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I-Team: Courthouse Security Supervisor Canned

By Aaron Diamant

MILWAUKEE - An exclusive I-Team investigation uncovers shocking details about the man hired to run security at the Milwaukee County Courthouse.

When security supervisor Chad Wegener showed up for work at the Courthouse Wednesday, he had no idea it would be his last day there.

"If we don't know who's protecting us, or who's supposed to be protecting us at the front door, I think it may lead to other issues that may happen in the courthouse," warned District 18 Supervisor Johnny Thomas.

Wegener works for Wackenhut Security Services, a big international firm, which took over security at the Courthouse last month.

However, back in 2004, Wegener resigned as chief of police in Manawa, Wisconsin amid scandal -- accused of making repeated unwanted sexual advances towards on-duty male officers after pressuring them to drink beer and watch pornography at his home.

Wegener plead no contest to five misdemeanors, including disorderly conduct, and spent three months in jail.

And Wegener wasn't just coordinating security at the Courthouse. He also oversaw things at the Criminal Justice Facility, the Safety Building, and two other county buildings.

We confronted Wegener at a Courthouse checkpoint.

Reporter: "I wanted to ask you about something. We're hearing from some folks who aren't real happy with your supervisor position here after the way things went down in Manawa."

Wegener: "I can refer you to our office."

Reporter: "Does the office know about all that?"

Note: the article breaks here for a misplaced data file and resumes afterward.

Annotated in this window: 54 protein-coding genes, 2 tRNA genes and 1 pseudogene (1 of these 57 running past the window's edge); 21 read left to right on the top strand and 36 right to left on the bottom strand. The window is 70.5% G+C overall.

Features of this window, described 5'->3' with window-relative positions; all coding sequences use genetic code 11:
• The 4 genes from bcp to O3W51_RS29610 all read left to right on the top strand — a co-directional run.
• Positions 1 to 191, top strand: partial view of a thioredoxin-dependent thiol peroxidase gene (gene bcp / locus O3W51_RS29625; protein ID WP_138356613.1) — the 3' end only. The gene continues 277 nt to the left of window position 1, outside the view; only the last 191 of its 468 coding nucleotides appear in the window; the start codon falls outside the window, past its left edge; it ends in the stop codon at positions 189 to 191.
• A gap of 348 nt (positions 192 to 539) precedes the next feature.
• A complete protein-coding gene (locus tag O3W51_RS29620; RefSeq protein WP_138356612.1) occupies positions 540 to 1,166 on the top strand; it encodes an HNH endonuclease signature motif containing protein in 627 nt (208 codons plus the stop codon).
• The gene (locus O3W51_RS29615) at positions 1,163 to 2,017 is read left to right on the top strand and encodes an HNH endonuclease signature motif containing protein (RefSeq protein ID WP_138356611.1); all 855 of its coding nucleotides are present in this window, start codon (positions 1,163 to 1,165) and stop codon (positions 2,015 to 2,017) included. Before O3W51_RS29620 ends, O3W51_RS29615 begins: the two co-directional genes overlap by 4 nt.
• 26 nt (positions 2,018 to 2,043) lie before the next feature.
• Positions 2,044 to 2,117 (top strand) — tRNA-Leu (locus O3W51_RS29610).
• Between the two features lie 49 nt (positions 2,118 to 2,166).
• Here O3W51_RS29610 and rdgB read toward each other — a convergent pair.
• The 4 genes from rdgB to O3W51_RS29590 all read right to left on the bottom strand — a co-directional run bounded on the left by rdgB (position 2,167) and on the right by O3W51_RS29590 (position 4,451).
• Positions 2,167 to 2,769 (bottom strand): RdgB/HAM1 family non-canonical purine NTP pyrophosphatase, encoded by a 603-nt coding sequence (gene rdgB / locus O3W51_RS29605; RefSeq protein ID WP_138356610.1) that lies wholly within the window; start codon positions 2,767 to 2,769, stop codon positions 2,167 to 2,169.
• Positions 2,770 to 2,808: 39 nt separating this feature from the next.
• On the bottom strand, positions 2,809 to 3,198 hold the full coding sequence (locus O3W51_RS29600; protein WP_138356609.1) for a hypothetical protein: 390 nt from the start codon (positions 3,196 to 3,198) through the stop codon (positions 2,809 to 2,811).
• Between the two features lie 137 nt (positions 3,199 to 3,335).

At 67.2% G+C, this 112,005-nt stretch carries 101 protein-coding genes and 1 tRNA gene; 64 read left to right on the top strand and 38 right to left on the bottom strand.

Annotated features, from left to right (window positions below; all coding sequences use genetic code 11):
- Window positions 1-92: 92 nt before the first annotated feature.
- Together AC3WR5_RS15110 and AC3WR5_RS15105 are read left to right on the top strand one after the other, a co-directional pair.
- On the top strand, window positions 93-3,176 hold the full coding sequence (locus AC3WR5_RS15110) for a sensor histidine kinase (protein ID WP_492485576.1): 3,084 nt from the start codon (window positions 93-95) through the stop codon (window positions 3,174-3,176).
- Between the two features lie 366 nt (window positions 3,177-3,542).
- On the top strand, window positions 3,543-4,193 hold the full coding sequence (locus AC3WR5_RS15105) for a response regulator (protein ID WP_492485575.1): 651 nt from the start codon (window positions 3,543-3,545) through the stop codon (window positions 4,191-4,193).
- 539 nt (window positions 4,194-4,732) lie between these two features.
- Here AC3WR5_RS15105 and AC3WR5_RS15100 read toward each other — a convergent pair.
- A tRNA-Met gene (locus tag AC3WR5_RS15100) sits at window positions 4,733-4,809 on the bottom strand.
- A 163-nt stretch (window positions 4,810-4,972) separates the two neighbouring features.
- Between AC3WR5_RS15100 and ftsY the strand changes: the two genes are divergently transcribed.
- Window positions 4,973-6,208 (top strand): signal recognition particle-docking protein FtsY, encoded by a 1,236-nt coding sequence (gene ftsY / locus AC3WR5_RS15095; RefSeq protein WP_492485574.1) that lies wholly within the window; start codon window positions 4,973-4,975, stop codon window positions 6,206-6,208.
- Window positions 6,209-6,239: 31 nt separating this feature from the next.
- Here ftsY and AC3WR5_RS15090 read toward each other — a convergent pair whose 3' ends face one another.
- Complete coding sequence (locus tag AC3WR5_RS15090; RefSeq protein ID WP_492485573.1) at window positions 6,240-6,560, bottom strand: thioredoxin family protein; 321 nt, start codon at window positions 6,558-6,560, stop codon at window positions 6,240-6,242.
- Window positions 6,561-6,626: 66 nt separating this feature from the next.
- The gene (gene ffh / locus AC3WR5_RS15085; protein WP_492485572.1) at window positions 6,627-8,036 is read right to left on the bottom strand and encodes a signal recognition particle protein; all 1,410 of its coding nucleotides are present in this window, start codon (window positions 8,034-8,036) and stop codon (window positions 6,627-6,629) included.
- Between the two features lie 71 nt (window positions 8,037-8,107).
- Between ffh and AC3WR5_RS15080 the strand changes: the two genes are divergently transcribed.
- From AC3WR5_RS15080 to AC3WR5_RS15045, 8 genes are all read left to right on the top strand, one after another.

Wegener: "I can refer you to our office."

Reporter "What are they going to tell me?"

Wegener: "I'm just going to refer you to our office here."

County Executive Scott Walker had no idea about any of this until we told him.

"Simply put, we told Wackenhut today that we want them to get rid of this individual from Milwaukee County," said Walker. "What they do elsewhere is up to them and their attorneys, but in terms of working in Milwaukee County, we want them to bring in somebody else."

But Wegener only got the job after Walker ordered building security outsourced -- an emergency move to save money. At least one county supervisor has no problem pointing fingers.

"He can't deflect his responsibility," said Supervisor Thomas. "He's responsible for making sure that Wackenhut does a good job, and obviously he just looked at the savings instead of the safety."

Walker's spin is a bit different.

"Had this come up with someone who was employed by the county, we would be stuck under Wisconsin law," Walker said. "Because it's a private firm, we can tell them we want somebody else brought in, and that solves our problem."

At least the problem of Chad Wegener, who Wackenhut pulled and put on leave.

No one at the Wackenhut office Wegener told us to call would talk to us on camera. A written statement from Mark Schaefer, Wackenhut's General Manager of Wisconsin Operations, said the company did do a background check on Wegener and knew about his past. However, then Wackenhut passed the buck to the State of Wisconsin, which gave Wegener a private security license. Still, the company put Wegener on administrative leave while it takes another look at his background.

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